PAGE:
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IE 2030 Lecture 7 Decision AnalysisPowerPoint Presentation

IE 2030 Lecture 7 Decision Analysis

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Decision tree example: party planning

Concepts:

Uncertainty

Minimax Criterion

Expected Value Criterion

Risk Aversion

Risk Neutral, Risk Averse, Risk Seeking

Utility

Outcome and Decision

Decision Tree

Value of information

Sensitivity analysis

Topics Today IE 2030 Lecture 7Decision Trees

- Use different shapes for decisions and uncertain branchings
- Compute from the leaves back to the root
- Use expected values
- When you make a decision, you know the history, the path from the root to the decision point

Minimax or Maximin Criterion

- Choice to make worst possible outcome as good as possible
- Usually gives poor decisions because excessively risk averse
- Fearful people use this criterion
- Are you afraid of being judged badly afterwards?
- Decisions vs. Outcomes

Probability of regret

Maximin and other Payoff Criteria

- Who is your opponent?
- An indifferent Nature…
- use probability, consider expected value

- A hostile or vengeful Fate...
- Use Maximin, consider a psychiatrist

- A self-interested person…
- use game theory and economics

- A hostile person who desires your failure...
- use game theory, maximin, consider an intermediary or arbitrator

- An indifferent Nature…

Never attribute to malice, what can be adequately explained by stupidity

Trust and Credibility

Risk aversion by stupidity

- Choice of sure thing versus lottery
- Size
- Gain or loss
- Expected value criterion
- Utility

It is expensive to be poor by stupidity

- Companies don’t like to risk going out of business
- Wealthier people can afford to gamble
- get higher average returns

- We model this by setting very low utility values on outcomes below “danger” threshholds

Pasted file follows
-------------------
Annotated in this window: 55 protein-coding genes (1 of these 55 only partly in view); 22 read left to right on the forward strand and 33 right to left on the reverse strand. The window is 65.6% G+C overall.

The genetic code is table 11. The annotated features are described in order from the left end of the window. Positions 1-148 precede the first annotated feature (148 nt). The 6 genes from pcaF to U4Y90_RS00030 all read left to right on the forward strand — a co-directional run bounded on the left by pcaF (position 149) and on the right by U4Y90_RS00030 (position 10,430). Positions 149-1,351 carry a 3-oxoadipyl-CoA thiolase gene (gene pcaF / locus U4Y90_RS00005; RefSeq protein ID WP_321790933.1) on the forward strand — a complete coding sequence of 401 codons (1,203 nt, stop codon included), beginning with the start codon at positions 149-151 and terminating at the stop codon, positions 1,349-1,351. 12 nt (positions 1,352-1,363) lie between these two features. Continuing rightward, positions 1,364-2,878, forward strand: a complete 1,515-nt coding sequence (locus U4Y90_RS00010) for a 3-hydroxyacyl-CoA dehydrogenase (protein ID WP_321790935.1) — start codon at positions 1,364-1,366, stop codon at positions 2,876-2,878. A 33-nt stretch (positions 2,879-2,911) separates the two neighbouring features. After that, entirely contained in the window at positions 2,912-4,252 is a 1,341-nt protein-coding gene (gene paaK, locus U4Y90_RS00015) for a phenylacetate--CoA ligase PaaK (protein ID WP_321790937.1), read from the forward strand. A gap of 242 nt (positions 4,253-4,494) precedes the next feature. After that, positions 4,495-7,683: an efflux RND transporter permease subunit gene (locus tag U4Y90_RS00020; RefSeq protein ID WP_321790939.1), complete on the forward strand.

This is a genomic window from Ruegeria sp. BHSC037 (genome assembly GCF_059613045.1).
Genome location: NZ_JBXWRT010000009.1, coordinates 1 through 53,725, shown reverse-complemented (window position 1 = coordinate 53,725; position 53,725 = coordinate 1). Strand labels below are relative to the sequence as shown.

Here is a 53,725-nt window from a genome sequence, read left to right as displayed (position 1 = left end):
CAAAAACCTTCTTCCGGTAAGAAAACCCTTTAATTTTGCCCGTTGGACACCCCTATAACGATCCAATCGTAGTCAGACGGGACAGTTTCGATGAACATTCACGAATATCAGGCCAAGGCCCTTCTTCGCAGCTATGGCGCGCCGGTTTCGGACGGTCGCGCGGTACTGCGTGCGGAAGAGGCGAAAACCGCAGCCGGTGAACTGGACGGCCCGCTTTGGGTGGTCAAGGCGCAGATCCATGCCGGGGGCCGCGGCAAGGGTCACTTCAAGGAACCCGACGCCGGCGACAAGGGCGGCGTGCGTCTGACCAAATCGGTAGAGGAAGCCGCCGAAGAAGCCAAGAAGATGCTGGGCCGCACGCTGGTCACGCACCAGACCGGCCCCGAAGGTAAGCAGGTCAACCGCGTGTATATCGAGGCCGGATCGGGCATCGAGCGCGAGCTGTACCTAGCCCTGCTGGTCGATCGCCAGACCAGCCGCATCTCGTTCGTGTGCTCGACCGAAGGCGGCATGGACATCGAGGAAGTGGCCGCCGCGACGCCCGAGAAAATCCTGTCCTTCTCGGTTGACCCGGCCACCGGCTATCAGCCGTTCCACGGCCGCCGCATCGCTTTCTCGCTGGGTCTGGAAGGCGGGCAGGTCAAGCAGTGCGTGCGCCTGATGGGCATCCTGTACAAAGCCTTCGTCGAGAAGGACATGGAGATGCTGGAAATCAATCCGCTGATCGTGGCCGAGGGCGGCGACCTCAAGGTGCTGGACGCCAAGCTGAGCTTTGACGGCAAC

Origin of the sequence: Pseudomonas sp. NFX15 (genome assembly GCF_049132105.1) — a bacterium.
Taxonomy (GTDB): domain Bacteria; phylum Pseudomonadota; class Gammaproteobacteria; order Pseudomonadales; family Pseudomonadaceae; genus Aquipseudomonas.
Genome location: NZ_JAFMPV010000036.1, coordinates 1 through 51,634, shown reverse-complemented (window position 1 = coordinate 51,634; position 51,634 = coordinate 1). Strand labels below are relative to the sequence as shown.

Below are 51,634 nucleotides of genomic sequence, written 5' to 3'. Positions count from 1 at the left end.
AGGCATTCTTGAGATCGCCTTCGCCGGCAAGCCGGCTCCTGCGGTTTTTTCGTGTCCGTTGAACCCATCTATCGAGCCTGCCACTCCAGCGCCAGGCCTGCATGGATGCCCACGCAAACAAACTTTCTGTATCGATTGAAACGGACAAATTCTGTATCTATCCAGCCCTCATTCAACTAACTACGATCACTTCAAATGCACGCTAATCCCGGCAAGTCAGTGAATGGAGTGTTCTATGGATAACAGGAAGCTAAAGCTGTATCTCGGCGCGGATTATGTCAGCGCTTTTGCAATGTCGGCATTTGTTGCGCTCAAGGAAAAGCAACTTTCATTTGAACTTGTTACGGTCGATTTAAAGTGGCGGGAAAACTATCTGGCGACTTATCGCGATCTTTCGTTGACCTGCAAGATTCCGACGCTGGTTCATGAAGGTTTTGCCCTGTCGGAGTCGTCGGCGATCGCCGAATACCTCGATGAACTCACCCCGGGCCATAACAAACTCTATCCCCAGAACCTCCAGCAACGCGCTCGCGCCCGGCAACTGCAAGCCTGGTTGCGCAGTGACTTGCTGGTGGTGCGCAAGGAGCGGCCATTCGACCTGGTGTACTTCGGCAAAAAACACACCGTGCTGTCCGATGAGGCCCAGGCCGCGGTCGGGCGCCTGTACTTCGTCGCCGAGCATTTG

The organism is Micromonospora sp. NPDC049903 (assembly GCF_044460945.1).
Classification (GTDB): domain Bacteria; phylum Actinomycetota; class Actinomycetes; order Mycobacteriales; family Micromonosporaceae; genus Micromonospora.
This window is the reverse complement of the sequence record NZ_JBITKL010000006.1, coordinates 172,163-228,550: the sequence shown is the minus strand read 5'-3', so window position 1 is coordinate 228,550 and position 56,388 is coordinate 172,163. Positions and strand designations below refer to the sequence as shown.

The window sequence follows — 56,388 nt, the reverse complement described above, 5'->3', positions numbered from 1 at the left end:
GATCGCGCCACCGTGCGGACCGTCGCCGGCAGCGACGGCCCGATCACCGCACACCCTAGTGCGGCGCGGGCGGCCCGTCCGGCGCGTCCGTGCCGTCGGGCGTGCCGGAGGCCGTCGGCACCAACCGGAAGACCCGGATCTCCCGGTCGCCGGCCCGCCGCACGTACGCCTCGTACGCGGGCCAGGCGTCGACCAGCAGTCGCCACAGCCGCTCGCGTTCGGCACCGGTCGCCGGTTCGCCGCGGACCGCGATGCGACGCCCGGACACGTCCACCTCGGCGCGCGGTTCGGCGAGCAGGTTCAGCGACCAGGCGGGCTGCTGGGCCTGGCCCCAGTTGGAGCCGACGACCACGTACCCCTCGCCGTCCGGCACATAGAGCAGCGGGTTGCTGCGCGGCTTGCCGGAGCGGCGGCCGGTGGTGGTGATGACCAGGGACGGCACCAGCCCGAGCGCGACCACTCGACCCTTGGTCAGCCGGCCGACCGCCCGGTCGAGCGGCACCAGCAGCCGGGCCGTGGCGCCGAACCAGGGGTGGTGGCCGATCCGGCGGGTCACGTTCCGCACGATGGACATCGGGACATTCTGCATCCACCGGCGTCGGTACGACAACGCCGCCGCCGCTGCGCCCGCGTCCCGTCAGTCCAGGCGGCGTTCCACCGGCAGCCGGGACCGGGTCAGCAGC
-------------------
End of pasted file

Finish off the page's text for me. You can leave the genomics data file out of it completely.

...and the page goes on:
- Can cause problems in environmental decisions. Is going bankrupt as bad as destroying the world’s ecology?

Decision Analysis: Value of Information by stupidity(based on R. Howard’s notes)

900

out

Clear

.6

in

600

Rain

.4

100

out

in

500

Value of Information by stupidity

- Expected value of a clairvoyant (perfect information) is an upper bound on the value of any forecast
- Analysis assumes your probabilities are correct
- Must use conditional probability to find probabilities of imperfect forecasts

Forecast probabilities: by stupiditysimple example

- Consistently 90% accurate forecast: whatever the forecast, it is correct w.p..9
- If it rains 50% of the time, forecast rain w.p. .5
- If it rains 90% of time, forecast rain w.p. 1
- If it rains 100% of time, consistent 90% accuracy is impossible

- Many forecasts have inconsistent accuracy

Forecast probabilities: by stupidityparty example

- Consistently 90% accurate forecast: whatever the forecast, it is correct w.p..9
- If it rains 40% of time, forecast rain w.p. q.
- .9q + .1(1-q) = 0.4
- LHS = Prob(rain), calculated over event partition: {predict rain, don’t predict rain}

- You must decide what to do for each possible forecast
- What if the forecast were 0% accurate?

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